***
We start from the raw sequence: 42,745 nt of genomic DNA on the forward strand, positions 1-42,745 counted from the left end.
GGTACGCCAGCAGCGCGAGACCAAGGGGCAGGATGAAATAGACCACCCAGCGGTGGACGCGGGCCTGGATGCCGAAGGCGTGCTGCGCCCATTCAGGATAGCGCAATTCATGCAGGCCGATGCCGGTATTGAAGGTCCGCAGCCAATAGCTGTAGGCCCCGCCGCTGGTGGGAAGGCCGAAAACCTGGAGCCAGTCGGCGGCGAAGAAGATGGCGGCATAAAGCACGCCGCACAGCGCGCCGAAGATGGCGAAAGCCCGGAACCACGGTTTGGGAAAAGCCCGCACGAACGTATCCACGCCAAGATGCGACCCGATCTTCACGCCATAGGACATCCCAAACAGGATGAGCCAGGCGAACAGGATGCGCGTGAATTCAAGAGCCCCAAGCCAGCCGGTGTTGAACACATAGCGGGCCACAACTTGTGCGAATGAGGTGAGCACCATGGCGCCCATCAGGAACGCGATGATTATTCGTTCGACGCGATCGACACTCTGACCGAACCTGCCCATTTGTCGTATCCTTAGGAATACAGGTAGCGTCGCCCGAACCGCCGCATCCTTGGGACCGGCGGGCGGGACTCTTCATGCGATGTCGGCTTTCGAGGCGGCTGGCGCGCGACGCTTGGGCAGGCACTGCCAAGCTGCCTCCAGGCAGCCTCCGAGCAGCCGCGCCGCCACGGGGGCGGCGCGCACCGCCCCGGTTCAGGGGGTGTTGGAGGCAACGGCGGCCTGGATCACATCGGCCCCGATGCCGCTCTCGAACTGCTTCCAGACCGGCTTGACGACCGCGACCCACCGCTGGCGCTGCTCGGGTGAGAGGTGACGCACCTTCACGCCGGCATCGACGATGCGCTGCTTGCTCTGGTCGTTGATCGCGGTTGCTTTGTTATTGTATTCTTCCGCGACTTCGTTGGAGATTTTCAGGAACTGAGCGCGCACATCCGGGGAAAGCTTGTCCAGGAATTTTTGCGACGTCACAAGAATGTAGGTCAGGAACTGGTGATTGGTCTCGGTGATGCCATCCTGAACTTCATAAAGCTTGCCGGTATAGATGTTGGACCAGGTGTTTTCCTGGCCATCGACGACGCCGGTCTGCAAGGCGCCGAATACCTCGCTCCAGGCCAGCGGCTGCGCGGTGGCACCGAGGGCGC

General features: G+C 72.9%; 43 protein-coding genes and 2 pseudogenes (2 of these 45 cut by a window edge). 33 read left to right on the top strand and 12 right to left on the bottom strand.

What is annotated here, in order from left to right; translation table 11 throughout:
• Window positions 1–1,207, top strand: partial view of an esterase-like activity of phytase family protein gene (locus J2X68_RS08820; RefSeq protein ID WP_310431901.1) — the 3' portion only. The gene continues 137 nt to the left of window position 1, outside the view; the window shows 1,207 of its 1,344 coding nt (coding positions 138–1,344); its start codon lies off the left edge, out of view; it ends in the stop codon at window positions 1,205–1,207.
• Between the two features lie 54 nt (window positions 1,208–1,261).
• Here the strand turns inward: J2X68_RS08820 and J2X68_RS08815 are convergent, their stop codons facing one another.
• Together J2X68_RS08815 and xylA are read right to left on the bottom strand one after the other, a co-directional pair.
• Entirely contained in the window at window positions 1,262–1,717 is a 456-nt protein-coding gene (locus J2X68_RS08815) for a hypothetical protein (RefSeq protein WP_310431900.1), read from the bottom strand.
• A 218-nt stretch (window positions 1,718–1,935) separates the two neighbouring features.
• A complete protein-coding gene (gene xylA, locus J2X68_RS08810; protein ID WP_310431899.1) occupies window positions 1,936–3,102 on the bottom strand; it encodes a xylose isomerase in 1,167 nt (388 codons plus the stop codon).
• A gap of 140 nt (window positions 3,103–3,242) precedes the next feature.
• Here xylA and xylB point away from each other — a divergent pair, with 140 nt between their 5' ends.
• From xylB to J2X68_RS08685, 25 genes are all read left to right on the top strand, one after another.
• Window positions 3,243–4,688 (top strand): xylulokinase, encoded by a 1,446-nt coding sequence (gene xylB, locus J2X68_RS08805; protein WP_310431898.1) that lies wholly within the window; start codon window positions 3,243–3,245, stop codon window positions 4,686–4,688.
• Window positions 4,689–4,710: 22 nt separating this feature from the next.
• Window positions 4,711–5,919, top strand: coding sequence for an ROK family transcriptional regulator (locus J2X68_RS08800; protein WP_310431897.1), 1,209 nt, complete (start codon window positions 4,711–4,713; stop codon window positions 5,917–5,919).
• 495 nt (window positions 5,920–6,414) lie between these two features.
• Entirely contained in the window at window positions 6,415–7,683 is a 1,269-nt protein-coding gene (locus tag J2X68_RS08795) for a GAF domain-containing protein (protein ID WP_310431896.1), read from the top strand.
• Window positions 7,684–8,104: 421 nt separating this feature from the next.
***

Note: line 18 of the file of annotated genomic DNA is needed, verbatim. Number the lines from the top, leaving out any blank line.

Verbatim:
• 495 nt (window positions 5,920–6,414) lie between these two features.